Check out the post on GTC and even if you’d be interested in having your students READ the student blogs and comment on them – fill out the form! The wider the audience the better! Plus, I’d love for my students to get comments from kids all around the world. That would be a big part of my ultimate goal. (I’ll be working on this next year…so stay tuned if you’re at all interested…)
That’s it for this evening! Please leave a comment here or on the Global Teacher Connect post if you have any tips or questions for me about student blogging.
I know what you’re thinking! What do you mean school’s almost out? We have 2 months to go! Well, I wanted to have one more giveaway before it got too close to the end of the school year to use the awesome ideas and resources you’ll find in this event!
So, I’ve teamed up a new blogger-friend, Joey, from Create, Teach and Share. We’ve come up with this fantastic blog hop and giveaway! The participating bloggers are below. Be sure to hop to each of their blogs this weekend, check out their posts and give them a follow. The theme of the blog hop is “year-end” and so I know that you’ll find some great ideas for the end of the school year and because of the timing – you’ll be able to use them this school year. Per-ty smart, huh?
So, for my post in this School’s (Almost) Out Blog Hop, I’ve got three “End of Year” inspired ideas!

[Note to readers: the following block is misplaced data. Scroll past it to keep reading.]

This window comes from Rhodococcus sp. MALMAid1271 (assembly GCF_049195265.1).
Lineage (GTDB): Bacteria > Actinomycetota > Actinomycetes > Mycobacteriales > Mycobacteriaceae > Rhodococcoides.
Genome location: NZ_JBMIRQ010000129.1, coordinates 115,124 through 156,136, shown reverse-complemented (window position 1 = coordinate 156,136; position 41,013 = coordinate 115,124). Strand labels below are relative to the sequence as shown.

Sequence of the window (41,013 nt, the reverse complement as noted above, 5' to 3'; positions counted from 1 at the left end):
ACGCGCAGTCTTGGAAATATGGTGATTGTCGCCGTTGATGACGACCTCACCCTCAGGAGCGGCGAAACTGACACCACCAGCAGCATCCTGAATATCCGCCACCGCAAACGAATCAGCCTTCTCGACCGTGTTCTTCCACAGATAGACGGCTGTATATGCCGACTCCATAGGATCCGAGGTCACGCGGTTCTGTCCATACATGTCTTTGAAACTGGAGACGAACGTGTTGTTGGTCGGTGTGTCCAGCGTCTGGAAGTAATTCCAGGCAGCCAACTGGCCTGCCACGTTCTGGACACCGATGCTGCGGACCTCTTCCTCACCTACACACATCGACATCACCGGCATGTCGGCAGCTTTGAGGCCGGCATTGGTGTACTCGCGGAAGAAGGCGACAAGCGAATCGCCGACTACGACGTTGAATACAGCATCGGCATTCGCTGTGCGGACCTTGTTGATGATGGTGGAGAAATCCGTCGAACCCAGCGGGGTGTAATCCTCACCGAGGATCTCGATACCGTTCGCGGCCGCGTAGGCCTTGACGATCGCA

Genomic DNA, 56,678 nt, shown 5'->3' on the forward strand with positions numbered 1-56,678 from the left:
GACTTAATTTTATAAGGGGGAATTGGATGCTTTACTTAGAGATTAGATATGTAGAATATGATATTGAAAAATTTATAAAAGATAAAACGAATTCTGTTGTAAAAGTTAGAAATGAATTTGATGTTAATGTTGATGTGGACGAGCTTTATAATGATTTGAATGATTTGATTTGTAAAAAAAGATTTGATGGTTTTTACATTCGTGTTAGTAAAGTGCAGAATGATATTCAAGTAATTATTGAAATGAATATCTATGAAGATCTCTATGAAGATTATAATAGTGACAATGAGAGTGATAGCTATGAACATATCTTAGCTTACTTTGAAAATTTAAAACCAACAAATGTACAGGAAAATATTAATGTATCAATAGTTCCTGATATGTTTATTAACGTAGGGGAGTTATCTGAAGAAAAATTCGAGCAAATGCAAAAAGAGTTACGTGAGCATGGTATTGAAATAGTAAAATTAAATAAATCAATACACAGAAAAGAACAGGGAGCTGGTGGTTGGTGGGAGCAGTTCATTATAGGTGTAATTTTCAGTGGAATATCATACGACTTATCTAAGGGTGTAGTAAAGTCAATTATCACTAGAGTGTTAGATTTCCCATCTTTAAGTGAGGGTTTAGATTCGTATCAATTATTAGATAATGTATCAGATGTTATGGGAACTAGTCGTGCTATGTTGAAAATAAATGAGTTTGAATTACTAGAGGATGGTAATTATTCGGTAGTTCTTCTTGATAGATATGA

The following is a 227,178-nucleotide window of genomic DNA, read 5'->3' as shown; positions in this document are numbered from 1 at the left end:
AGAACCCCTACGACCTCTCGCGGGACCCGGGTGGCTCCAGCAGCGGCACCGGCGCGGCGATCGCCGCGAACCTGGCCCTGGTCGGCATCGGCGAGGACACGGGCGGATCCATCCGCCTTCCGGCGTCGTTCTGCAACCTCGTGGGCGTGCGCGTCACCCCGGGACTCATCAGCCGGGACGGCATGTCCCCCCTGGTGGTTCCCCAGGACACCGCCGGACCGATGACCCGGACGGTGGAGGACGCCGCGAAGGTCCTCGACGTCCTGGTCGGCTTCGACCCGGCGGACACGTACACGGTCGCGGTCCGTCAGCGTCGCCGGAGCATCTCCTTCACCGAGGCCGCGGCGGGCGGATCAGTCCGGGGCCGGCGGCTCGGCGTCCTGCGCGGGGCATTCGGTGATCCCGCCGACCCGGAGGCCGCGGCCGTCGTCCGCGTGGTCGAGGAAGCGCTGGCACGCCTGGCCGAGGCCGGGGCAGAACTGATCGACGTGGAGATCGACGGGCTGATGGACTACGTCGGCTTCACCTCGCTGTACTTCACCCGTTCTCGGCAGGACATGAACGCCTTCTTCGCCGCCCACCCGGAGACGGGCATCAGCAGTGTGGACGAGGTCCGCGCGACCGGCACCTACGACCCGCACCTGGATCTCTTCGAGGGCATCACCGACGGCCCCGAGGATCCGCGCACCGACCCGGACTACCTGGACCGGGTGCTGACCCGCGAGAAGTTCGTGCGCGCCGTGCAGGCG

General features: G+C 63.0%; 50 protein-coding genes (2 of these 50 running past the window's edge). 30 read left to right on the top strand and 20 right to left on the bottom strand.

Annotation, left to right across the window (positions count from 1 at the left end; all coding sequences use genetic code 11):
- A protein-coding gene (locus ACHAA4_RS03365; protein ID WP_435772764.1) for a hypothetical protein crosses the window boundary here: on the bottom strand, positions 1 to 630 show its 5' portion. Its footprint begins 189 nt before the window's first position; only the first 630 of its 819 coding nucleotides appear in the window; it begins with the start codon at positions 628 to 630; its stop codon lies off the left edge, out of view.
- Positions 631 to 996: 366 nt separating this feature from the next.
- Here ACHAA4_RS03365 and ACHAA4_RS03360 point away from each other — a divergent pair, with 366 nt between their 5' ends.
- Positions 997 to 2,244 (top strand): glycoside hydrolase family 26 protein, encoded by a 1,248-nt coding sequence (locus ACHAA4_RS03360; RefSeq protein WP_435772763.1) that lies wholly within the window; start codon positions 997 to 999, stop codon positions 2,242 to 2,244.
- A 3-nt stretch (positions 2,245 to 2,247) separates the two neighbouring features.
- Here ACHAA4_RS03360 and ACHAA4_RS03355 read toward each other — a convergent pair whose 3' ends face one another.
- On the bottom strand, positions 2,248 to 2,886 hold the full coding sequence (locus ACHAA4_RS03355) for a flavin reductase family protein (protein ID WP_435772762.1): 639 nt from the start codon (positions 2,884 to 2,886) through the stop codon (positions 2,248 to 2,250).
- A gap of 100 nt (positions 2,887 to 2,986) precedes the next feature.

1) I am a reflective person by nature and so I made a little Student Reflection freebie for students to think back on the year that was. You can have them fill it out, decorate it and then laminate the reflections and give them back with report cards, or use them as a display for “closing ceremonies”. I know that I would love to have a little memento from my school year and so I hope that they will as well.
2) In my school, the students “graduate” in grade seven as we are currently a grade K-7 school. I always do a slide show presentation for their ”graduation” and so at this point in the year I’m on the lookout for songs that would be useable for the slide show. Just in case you’re in the same boat – here are a few songs for you to consider! (I’ve included the versions with lyrics:)